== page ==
Jan, my dad only had the one treatment and that was back in August. If I remember correctly at the time, we were told it would only be done once. That is good to hear that your husband has had it twice and also that you spoke to someone who has had it 11 times. This is something that I will be discussing with dads specialist at the next meeting as it may be an option for further treatment for my dad if required. From what I have read, PDT is still quite experimental as a treatment for CC so it’s good to hear that others outside the UK are having it and more than just one time. As your husband is having the PDT every 3 months, is/was he very sensitive to direct light and sunlight and for how long? Also if I may ask, how long did your husband have to wait to have the laser treatment once the Photofrin was injected? My dad had to wait 48 hours from injection to treatment. After the treatment, he was very sensitive to all types of light and had to cover his, skin, eyes and face by wearing a wide brimmed hat when he was outside for a few months. I hope this treatment is working for your husband and I will keep my fingers crossed for it’s success.
Marion, we never asked about the reason for the recent jaundice and darkened urine. To be honest, we were just so relieved to hear that it had gone, and that news, combined with dads doctors enthusiasm for his overall progress took my mind away from asking questions. What I am going to do before the next appointment is make a list of any questions we have so that we dont forget anything to ask him. I’m going to keep a list of things that may arise over the next 3 months so we are better prepared next time.
Tess, I keep saying to my mum that at least they are going to get a new kitchen and bathroom out of this when everything is all done, and they so do need a new kitchen! Their kitchen is tiny and full of badly fitting odd shaped units from the 1980’s! It’s a bit of a hard sell to them right now, but once they have a caravan sorted out and get away then it will be easier to deal with, especially if it’s sunny!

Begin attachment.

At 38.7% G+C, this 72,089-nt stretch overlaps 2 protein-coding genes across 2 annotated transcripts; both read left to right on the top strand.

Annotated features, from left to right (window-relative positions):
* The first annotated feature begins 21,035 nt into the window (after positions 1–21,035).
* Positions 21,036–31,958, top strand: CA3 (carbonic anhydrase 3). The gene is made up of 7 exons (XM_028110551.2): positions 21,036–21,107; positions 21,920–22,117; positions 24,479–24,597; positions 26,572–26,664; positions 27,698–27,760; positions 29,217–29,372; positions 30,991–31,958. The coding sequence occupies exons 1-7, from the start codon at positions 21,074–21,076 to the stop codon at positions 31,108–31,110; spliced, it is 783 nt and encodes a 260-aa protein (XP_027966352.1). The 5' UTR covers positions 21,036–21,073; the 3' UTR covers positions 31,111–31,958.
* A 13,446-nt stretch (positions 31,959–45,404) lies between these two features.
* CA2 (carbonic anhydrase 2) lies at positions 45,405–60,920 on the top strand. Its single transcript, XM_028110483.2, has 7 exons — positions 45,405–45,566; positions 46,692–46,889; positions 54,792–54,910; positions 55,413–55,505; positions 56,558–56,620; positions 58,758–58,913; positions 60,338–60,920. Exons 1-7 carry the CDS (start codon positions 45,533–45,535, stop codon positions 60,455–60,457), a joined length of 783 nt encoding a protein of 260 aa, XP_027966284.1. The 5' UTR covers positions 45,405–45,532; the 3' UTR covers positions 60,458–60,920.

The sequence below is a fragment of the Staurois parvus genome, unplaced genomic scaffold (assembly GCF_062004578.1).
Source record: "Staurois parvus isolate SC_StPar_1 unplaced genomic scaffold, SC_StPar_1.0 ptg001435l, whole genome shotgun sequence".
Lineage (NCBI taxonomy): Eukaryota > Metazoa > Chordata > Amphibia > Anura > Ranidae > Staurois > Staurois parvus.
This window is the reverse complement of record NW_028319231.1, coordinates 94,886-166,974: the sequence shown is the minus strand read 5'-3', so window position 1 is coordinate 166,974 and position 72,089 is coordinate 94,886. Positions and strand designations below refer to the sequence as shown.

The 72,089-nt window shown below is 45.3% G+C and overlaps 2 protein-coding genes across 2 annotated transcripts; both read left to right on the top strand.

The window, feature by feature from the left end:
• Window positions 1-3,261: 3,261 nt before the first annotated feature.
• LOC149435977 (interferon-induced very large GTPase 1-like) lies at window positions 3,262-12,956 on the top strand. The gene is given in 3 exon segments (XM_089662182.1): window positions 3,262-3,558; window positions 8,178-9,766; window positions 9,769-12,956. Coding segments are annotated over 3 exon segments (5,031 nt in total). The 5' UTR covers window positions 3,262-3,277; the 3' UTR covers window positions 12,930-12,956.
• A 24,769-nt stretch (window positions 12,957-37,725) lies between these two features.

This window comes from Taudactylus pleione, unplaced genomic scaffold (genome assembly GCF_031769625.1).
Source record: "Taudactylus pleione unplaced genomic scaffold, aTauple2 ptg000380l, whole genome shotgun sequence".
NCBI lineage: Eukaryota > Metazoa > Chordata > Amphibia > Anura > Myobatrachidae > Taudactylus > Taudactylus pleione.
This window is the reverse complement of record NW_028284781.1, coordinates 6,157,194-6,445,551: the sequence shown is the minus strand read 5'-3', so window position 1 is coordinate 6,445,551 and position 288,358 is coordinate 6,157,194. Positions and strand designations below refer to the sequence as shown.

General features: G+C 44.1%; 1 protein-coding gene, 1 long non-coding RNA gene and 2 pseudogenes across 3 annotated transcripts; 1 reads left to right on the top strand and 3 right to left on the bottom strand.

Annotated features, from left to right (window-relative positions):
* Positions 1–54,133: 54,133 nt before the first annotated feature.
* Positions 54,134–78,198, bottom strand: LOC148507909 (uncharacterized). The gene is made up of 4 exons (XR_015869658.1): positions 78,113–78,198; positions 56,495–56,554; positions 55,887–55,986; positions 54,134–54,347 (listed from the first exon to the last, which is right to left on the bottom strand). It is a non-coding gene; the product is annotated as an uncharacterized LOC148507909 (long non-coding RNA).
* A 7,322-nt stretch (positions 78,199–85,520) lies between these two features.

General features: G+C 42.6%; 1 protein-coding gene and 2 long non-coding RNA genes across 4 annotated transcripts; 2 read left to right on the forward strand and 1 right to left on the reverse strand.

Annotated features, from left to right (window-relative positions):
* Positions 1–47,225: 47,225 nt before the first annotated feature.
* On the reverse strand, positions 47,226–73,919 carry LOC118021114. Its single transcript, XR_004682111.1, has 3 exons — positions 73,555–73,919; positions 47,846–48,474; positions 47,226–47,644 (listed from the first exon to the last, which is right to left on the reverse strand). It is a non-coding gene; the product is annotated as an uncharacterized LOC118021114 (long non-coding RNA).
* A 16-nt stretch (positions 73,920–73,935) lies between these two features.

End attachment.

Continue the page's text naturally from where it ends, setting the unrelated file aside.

Many thanks once again to everyone for their kind words and support. My best wishes to you all.
Hmm, bbq, fresh air and a few racks of ribs followed by a days fishing. Now that sounds like a good plan to me! Hope you have a great weekend and catch a few fish!
All the best.
Thanks for keeping us up to date on what is happening. I can relate to how your feeling right now as I went through a similar situation earlier this year. We too were hoping that my dads tumour would have shrunk with the treatment but it had not. Like Lucille’s larger tumour, it hadn’t grown or spread, but it had not shrunk as we had hoped for, just as you and Lucille hoped for also. It’s not easy to take in news that is disapointing is it. What I tried to do was take the positives form the situation, that it had not grown or spread.
Hopefully like Marion says, maybe over the next few days once the news has sunk in Lucille will change her mind on further treatment. That is good news indeed that the smaller tumour has gone, and perhaps Lucille will in time think that this treatment worked on the smaller tumour so perhaps it is worth trying again on the larger one?
It’s not easy being a carer for someone we love is it. Day in day out having to deal with this horrific illness, the highs and lows and also the impact it has on us as carers. I’ve been caring for my mum for over 5 years and since this monster reared its head, my dad since last summer so I know what you mean when you talk about how things can take their toll on you. You have absolutely nothing what so ever to feel ashamed about.
My very best wishes go to you both.
And thank you Marion for posting that caregivers bill of rights, I’d never read that before.
Just wanted to wish you and Lucille all the best for tomorrow. I know what your going through with the waiting around and how worrying it gets, we’ve got an app for Tuesday next week with the specialist. I will keep you both in my thoughts and prayers.
It’s good to hear from you again. I’m glad that found everyone’s advice helpful. Everyone here is really friendly and helpful so please dont be afriad to ask any questions. I guess the only stupid question is the one that isnt asked!